HILLEL FOUNDATION AT LANE HALL ... 3-4129

Miss Reisner added that if wo-
men would only sit down and take
stock of themselves that this bleak
picture, which is enough to bring
even more lines of worry to a wo-
man's face, can be brightened.
"They must learn to relax, toI
search for the inner security that
will help them become serene
grandmothers," Miss Reisner ad-
vised.
She continued that women will
have to set aside a regular time
fo exercise and beauty care, be-
cause it seems that more and more
women will be holding down jobs
at the same time they are raising
children.
"There is a definite trend for
women to come back after 40,"
the beauty expert added, referring
to the glamour publicity of Glo-
ria Swanson, Marlene Dietrich,
Joan Bennett and Mary Astor
"But you can't reach 40 and then
decide you want to be young
again. You have to keep young,"
Miss Reisner warned,

' I

Rifle Club
The rifle range will be open
this evening and Thursday eve-
ning for members who wish to
practice. Attendance is not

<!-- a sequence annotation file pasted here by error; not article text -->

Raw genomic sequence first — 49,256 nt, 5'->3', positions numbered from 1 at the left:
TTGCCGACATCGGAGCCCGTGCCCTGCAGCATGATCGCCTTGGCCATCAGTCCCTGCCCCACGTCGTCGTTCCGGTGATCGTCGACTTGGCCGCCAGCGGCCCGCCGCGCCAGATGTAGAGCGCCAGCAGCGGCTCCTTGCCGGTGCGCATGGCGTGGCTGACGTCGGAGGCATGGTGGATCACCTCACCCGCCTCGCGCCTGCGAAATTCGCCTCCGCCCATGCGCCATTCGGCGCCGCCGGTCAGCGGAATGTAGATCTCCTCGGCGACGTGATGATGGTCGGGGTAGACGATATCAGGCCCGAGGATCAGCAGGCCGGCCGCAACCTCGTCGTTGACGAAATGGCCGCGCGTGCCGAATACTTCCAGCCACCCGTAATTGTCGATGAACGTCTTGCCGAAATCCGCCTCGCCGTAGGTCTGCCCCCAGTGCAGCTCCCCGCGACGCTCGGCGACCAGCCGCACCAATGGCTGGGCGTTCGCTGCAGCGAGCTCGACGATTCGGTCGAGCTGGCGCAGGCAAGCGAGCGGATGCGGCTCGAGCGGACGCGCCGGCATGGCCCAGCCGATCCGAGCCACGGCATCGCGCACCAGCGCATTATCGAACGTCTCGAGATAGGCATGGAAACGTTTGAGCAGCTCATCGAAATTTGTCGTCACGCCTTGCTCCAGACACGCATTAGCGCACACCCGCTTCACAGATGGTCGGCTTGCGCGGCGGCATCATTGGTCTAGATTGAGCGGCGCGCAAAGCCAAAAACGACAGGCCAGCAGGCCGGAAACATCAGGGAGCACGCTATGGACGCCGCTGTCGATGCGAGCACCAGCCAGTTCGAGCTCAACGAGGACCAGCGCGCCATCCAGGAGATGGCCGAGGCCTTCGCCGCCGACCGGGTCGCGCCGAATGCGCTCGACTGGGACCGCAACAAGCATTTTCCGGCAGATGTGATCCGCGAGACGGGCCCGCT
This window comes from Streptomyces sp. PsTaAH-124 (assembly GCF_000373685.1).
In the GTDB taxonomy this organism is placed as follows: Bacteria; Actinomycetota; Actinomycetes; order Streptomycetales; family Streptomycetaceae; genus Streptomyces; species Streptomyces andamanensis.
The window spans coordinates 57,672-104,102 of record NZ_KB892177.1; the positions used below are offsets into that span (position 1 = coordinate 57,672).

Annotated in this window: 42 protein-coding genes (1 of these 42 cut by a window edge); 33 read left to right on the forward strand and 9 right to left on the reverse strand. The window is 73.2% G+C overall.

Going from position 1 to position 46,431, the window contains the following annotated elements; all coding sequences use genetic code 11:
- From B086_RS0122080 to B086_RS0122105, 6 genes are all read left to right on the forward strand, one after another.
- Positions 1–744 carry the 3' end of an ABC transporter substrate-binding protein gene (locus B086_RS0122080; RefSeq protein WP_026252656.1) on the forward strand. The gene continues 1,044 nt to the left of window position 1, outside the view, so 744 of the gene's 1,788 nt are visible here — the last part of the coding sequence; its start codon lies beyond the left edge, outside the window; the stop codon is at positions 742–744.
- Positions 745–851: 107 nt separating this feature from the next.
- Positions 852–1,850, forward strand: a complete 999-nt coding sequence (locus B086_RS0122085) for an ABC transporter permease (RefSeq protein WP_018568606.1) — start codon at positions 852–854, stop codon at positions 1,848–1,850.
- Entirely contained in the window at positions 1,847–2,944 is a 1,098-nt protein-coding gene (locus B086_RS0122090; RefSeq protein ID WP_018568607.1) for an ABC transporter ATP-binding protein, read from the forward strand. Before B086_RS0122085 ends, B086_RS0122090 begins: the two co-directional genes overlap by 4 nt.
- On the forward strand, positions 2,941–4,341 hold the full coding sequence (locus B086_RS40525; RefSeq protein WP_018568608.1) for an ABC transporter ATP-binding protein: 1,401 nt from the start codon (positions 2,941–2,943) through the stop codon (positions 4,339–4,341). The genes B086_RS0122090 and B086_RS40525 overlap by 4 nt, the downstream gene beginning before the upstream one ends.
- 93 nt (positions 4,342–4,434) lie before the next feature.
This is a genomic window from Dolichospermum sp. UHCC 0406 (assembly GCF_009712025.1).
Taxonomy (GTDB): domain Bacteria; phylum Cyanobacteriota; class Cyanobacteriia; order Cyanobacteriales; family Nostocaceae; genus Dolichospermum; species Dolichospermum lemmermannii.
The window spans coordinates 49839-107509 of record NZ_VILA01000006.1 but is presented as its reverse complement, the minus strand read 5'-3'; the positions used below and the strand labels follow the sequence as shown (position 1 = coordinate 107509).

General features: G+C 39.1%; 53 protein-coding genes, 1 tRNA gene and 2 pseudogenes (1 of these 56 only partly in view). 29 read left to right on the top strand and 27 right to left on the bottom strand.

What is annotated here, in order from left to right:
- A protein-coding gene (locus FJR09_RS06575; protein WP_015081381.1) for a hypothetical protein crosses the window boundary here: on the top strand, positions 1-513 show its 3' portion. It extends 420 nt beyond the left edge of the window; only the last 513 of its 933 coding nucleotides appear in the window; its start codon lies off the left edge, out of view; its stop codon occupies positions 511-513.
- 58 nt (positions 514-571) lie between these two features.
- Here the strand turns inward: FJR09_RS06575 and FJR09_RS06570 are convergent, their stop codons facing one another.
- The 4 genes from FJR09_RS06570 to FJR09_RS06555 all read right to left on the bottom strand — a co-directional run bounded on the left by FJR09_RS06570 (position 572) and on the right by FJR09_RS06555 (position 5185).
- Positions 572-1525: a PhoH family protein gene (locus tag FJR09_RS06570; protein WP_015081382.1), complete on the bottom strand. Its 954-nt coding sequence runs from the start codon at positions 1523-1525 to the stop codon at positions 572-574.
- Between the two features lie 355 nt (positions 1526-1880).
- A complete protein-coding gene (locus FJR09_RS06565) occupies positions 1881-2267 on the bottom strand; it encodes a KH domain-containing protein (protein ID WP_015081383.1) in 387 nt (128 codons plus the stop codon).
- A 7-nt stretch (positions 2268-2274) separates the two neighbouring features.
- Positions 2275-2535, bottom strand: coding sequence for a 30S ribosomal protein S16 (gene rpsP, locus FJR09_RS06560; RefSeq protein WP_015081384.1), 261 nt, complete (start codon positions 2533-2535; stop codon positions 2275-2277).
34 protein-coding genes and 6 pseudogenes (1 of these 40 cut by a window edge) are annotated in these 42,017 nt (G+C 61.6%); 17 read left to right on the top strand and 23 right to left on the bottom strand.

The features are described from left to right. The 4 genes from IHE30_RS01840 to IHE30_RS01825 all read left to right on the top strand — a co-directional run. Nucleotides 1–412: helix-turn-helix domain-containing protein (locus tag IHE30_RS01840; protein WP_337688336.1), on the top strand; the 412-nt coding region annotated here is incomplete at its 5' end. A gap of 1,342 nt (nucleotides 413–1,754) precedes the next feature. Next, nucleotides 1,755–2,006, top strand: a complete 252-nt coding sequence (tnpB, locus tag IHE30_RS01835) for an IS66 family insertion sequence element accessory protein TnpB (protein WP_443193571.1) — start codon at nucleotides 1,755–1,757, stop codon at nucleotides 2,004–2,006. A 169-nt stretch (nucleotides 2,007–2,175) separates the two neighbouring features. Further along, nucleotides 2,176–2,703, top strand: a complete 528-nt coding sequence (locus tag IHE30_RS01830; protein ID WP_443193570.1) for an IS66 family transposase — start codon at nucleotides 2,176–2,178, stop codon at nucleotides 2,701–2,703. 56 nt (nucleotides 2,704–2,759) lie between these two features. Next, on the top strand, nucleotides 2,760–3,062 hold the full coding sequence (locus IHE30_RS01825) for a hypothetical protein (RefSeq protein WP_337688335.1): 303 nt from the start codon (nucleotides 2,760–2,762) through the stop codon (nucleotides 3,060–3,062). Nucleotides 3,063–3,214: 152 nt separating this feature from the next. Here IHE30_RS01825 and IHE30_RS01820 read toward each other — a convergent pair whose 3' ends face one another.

I compulsory. Sitting and kneel-
ing positions will be taught.

A L

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FOR THlE ILF.C. BALL and the many formal occasions
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shades. In all lengths: ballerina, ankle, and floor.

Campus Interviews on Cigarette Test~
Number 17...1
THE OWL.
S"So I'm awise guy
K-so what?"%
Ii
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':.;.:otto cuicli" iS'rfo'sotkajr
in te clssic. Bu.inbhis case, he's d:irope hsLai lainsan lig

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a winding lane, deep in peaceful hills-
a cottage is waiting just for you . ..your